PRIME Minister Scott Morrison has taken considerable heat for announcing on Tuesday that Australia was considering moving its embassy in Israel to Jerusalem.
Critics say this will damage peace prospects by angering the Palestinians and other Arabs and that recognising Jerusalem as Israel’s capital — which it has been since 1950 — must wait until a two-state peace deal also sees a Palestinian capital in eastern Jerusalem.
While Palestinian lobbyists certainly objected loudly to Morrison’s announcement, a recent story highlights how submitting to grandstanding protests by official Palestinian representatives doesn’t necessarily promote peace.
On October 7, in the Israeli town Rosh Haayin, Kim Levengrond Yehezkel, 28, dropped her 18-month-old son Kai at daycare on her way to work.
She didn’t return home that night, nor did her co-worker Ziv Hajbi, 35 — a father of three young children. They were allegedly gunned down in cold blood by a Palestinian terrorist who used his proximity to Jewish Israelis at his workplace to perpetrate his attack. A third victim, Sara Vaturi, 54, credited her survival to a Palestinian co-worker, Bassal, who stanched her bleeding and calmed her until help arrived.
The crime scene was a factory in the Barkan Industrial Park, a few kilometres inside the West Bank where 164 businesses employ some 4200 Palestinians and 3000 Israelis working side-by-side. In its 26 years, Barkan had never before been targeted by terrorists.
There are nineteen other Israeli industrial parks in the West Bank — most of them near the border with Israel or in settlement blocs Israel would be expected to retain through land swaps in any peace agreement. Altogether, about 30,000 West Bank Palestinians carry permits to work either in them or Israeli settlements. Some 70,000 more hold permits to work inside Israel proper. In recent years, just a handful of permit-holders have committed terror attacks.
The rarity of such attacks and the way other Palestinian workers at Barkan responded say much about the positive role economic co-operation between Israelis and Palestinians has in fostering relations on a grassroots level.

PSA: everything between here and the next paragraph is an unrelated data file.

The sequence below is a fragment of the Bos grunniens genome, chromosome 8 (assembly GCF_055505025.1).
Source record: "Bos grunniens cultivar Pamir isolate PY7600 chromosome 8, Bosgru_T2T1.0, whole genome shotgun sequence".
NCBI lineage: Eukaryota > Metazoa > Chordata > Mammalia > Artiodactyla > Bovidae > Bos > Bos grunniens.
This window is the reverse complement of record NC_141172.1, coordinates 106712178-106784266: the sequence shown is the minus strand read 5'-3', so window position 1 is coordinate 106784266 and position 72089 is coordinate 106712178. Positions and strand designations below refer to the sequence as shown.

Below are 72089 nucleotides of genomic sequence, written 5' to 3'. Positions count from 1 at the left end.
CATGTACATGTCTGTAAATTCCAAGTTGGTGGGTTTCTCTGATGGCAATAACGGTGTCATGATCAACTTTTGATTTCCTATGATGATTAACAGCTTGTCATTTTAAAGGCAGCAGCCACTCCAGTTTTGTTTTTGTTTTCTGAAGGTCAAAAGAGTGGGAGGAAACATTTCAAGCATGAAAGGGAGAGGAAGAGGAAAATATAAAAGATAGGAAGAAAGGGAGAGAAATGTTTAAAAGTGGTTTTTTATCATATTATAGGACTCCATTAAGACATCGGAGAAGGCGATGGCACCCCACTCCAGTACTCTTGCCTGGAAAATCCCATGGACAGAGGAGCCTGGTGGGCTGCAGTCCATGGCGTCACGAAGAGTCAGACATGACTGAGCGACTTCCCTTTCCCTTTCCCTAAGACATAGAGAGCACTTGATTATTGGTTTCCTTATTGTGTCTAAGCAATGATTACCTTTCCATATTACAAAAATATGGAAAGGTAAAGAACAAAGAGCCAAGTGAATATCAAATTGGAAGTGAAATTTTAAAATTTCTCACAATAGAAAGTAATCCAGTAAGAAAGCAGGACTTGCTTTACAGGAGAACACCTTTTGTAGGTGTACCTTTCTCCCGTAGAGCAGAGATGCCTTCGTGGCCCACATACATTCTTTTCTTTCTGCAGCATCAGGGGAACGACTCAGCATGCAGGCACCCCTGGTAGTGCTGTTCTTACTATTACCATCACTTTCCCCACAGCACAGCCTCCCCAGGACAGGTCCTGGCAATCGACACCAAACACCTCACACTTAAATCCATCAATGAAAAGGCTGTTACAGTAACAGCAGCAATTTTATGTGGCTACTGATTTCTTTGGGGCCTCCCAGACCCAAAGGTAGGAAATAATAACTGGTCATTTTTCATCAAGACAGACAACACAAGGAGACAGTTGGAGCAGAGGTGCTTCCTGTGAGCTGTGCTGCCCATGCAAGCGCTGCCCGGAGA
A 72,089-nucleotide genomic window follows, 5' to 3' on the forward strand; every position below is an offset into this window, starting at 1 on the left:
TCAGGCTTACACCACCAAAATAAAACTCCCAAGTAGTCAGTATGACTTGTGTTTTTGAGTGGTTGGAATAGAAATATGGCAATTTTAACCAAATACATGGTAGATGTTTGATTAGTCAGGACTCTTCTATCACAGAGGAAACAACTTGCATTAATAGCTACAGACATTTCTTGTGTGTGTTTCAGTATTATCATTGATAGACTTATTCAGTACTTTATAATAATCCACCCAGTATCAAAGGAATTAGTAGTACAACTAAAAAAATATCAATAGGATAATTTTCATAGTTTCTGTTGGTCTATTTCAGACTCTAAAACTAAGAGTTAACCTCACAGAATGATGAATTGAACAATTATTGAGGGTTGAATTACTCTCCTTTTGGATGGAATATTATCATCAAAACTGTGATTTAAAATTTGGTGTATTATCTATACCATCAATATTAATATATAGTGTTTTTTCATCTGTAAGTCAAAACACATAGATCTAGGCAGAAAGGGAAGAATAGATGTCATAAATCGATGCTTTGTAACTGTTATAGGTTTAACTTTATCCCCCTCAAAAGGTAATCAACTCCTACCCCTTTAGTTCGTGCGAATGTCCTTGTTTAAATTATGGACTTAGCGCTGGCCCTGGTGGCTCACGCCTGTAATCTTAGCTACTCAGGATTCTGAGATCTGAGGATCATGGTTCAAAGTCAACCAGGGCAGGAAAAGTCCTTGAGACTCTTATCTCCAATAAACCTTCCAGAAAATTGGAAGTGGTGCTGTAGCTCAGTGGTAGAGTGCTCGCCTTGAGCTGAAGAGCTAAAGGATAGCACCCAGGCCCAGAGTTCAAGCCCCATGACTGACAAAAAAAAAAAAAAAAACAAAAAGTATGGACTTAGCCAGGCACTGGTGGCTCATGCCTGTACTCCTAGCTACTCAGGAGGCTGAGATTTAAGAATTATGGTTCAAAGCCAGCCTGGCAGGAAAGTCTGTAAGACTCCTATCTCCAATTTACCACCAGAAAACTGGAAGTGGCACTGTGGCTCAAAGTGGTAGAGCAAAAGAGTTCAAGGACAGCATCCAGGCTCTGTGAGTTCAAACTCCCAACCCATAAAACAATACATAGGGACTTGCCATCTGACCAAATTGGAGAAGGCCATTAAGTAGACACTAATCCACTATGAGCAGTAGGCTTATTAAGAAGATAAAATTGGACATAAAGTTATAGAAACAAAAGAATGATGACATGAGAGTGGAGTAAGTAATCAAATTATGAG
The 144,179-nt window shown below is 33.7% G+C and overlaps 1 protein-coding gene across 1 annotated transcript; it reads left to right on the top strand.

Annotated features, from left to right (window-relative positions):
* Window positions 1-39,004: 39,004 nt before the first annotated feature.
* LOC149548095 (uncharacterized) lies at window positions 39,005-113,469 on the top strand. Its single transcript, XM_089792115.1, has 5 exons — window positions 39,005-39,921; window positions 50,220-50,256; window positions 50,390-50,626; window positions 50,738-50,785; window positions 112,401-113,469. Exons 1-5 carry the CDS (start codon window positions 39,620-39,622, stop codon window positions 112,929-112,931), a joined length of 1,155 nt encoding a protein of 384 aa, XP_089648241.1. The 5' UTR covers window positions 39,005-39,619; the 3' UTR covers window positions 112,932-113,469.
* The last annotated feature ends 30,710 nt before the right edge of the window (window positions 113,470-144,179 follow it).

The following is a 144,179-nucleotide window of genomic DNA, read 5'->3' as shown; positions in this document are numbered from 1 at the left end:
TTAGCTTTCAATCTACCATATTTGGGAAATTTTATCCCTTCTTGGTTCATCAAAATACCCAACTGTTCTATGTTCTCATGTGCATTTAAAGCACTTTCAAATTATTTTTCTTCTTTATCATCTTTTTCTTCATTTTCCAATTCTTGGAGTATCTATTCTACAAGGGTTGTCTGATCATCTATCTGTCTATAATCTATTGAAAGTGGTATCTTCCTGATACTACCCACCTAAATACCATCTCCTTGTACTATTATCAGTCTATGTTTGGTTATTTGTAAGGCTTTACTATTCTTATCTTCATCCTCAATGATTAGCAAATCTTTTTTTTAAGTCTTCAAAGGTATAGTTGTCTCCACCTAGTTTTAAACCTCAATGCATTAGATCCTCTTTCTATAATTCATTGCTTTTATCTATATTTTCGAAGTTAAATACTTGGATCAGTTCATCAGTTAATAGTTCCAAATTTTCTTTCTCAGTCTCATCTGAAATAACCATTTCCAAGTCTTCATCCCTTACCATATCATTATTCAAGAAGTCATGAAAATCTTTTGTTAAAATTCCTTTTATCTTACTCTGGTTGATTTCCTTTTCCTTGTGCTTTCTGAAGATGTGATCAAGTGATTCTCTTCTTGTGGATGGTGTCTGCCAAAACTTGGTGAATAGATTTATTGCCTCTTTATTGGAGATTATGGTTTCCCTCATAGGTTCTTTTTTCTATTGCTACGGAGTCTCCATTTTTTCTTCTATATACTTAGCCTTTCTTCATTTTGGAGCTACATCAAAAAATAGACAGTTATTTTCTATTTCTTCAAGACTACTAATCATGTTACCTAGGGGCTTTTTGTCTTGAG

Both Israeli and Palestinian workers at Barkan interviewed after the attack praised the industrial park as a model of coexistence, where friendships based on mutual respect are forged through economic co-operation.
The 18 percent unemployment rate in the West Bank would be considerably higher should Israeli-Palestinian industrial zones like Barkan disappear. Additionally, jobs in Israeli industrial zones not only pay Palestinians much higher salaries than comparable jobs in the Palestinian Authority (PA), but the Palestinians are protected under the same labour regulations and conditions as Israelis.
Thus, international campaigns to boycott Israeli businesses in the West Bank — backed by the Palestinian leadership and its most dedicated supporters — actually harm both Palestinians and prospects for peace. They ignore the welfare of the tens of thousands of Palestinians who depend on those businesses for their livelihoods.
Critics accuse Israel of allegedly violating the Fourth Geneva Convention vis-a-vis the Palestinians, yet conveniently forget that the Convention views job creation efforts in “occupied” areas as absolutely desirable, provided the workers receive the same workplace conditions and terms as “the nationals of the Power in whose territory they are” — as authorised Palestinian workers certainly do.
Boycott activists insist Israel’s West Bank industries must be strangled for peace, yet in reality, economic co-operation between Israelis and Palestinians, including in industrial parks like Barkan, is both legal and embodies the spirit of coexistence that is essential to achieving the goal of two states for two peoples.
Similarly, recognising the reality that Israel has had its capital in west Jerusalem since 1950, as the US, Russia, and several other countries have done, in no way precludes a future Palestinian capital in the city’s eastern half. Palestinian leadership objections are based on a zero-sum model which say any diplomatic gains for Israel are a loss for them, so they argue any change will destroy peace hopes.
Yet after decades of the world caving in to Palestinian recalcitrance, we are no closer to peace than before. In fact, for the past few years, the Palestinian Authority has been refusing to even negotiate, preferring to instead seek the delegitimisation of Israel in international forums. A circuit-breaker, such as the Trump Administration’s changes on Jerusalem and other issues, is badly needed.
On both Jerusalem and the economic zones of the West Bank, it makes sense for Australia to look at what really promotes peace. Loud Palestinian protests which fly in the face of the evidence on the ground should not factor into our calculations.
Ahron Shapiro is a senior policy analyst at the Australia/Israel & Jewish Affairs Council.